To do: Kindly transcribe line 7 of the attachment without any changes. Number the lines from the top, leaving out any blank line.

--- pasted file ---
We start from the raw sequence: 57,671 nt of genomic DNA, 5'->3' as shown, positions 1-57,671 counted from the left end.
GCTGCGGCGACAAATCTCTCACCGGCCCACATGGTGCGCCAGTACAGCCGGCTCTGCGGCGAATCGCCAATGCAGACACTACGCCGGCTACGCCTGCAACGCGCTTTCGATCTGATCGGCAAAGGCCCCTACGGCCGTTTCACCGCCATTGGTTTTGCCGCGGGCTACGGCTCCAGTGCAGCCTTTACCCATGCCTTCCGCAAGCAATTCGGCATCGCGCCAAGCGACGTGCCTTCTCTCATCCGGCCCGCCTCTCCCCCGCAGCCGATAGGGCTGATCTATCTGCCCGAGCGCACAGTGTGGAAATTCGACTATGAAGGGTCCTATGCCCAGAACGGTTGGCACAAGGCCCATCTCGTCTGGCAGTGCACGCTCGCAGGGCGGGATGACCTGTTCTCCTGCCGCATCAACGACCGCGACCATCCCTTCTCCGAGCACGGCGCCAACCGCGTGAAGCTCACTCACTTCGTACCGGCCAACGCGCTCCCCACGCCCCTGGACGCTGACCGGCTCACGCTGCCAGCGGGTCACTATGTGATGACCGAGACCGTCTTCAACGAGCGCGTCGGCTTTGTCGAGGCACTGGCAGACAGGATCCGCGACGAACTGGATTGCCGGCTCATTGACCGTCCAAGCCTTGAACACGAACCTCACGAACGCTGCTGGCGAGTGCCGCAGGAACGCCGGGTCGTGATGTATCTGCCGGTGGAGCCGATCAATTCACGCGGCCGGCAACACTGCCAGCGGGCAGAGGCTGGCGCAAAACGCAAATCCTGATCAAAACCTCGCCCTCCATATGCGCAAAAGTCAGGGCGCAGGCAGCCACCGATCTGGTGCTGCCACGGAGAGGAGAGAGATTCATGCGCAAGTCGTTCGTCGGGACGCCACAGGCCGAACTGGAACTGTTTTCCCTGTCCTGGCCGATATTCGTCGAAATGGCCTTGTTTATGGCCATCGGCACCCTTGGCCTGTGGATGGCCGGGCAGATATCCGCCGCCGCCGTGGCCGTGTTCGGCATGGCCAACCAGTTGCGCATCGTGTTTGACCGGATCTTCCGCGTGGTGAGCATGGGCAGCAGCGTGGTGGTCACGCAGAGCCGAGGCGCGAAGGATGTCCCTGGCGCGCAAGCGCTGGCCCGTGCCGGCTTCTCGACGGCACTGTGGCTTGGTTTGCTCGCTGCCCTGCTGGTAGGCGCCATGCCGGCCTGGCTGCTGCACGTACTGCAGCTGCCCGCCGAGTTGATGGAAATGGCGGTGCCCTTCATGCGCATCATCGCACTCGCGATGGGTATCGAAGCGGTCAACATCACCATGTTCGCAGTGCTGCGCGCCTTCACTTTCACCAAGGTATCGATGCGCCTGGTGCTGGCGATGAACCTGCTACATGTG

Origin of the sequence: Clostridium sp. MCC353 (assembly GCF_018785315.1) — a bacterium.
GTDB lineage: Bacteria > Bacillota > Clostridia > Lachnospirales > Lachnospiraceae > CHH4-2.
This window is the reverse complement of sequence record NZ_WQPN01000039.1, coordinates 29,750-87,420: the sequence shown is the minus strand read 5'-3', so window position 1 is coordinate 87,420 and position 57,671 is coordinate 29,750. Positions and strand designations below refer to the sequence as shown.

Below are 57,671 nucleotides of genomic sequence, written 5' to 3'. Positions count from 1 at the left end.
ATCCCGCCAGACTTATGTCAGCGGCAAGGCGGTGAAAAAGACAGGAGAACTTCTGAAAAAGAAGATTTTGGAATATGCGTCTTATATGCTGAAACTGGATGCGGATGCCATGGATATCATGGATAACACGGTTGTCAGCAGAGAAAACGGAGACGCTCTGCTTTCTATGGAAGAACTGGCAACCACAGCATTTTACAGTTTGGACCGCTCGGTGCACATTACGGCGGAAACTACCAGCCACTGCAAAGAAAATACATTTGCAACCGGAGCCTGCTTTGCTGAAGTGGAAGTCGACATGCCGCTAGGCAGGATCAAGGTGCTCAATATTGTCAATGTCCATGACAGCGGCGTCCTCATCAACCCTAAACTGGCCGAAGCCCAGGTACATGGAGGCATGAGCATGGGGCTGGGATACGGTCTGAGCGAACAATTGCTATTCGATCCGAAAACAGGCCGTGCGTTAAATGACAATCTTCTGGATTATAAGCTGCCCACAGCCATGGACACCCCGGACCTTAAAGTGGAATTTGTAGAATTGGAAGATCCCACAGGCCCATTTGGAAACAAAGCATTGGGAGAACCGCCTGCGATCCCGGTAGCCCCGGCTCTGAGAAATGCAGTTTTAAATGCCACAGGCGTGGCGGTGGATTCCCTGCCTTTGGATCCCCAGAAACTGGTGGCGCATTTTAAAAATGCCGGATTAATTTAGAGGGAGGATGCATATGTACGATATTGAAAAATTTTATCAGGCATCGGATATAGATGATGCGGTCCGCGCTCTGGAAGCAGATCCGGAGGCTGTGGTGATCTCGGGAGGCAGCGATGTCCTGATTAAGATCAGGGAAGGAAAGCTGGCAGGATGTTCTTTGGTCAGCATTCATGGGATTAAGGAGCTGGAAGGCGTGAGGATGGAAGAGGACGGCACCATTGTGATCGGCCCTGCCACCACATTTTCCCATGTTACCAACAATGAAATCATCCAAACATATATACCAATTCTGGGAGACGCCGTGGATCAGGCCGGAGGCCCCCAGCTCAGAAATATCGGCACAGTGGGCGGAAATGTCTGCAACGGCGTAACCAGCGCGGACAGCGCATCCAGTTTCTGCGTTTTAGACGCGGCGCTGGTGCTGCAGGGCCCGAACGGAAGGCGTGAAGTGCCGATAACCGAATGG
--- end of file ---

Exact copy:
ATCCCGCCAGACTTATGTCAGCGGCAAGGCGGTGAAAAAGACAGGAGAACTTCTGAAAAAGAAGATTTTGGAATATGCGTCTTATATGCTGAAACTGGATGCGGATGCCATGGATATCATGGATAACACGGTTGTCAGCAGAGAAAACGGAGACGCTCTGCTTTCTATGGAAGAACTGGCAACCACAGCATTTTACAGTTTGGACCGCTCGGTGCACATTACGGCGGAAACTACCAGCCACTGCAAAGAAAATACATTTGCAACCGGAGCCTGCTTTGCTGAAGTGGAAGTCGACATGCCGCTAGGCAGGATCAAGGTGCTCAATATTGTCAATGTCCATGACAGCGGCGTCCTCATCAACCCTAAACTGGCCGAAGCCCAGGTACATGGAGGCATGAGCATGGGGCTGGGATACGGTCTGAGCGAACAATTGCTATTCGATCCGAAAACAGGCCGTGCGTTAAATGACAATCTTCTGGATTATAAGCTGCCCACAGCCATGGACACCCCGGACCTTAAAGTGGAATTTGTAGAATTGGAAGATCCCACAGGCCCATTTGGAAACAAAGCATTGGGAGAACCGCCTGCGATCCCGGTAGCCCCGGCTCTGAGAAATGCAGTTTTAAATGCCACAGGCGTGGCGGTGGATTCCCTGCCTTTGGATCCCCAGAAACTGGTGGCGCATTTTAAAAATGCCGGATTAATTTAGAGGGAGGATGCATATGTACGATATTGAAAAATTTTATCAGGCATCGGATATAGATGATGCGGTCCGCGCTCTGGAAGCAGATCCGGAGGCTGTGGTGATCTCGGGAGGCAGCGATGTCCTGATTAAGATCAGGGAAGGAAAGCTGGCAGGATGTTCTTTGGTCAGCATTCATGGGATTAAGGAGCTGGAAGGCGTGAGGATGGAAGAGGACGGCACCATTGTGATCGGCCCTGCCACCACATTTTCCCATGTTACCAACAATGAAATCATCCAAACATATATACCAATTCTGGGAGACGCCGTGGATCAGGCCGGAGGCCCCCAGCTCAGAAATATCGGCACAGTGGGCGGAAATGTCTGCAACGGCGTAACCAGCGCGGACAGCGCATCCAGTTTCTGCGTTTTAGACGCGGCGCTGGTGCTGCAGGGCCCGAACGGAAGGCGTGAAGTGCCGATAACCGAATGG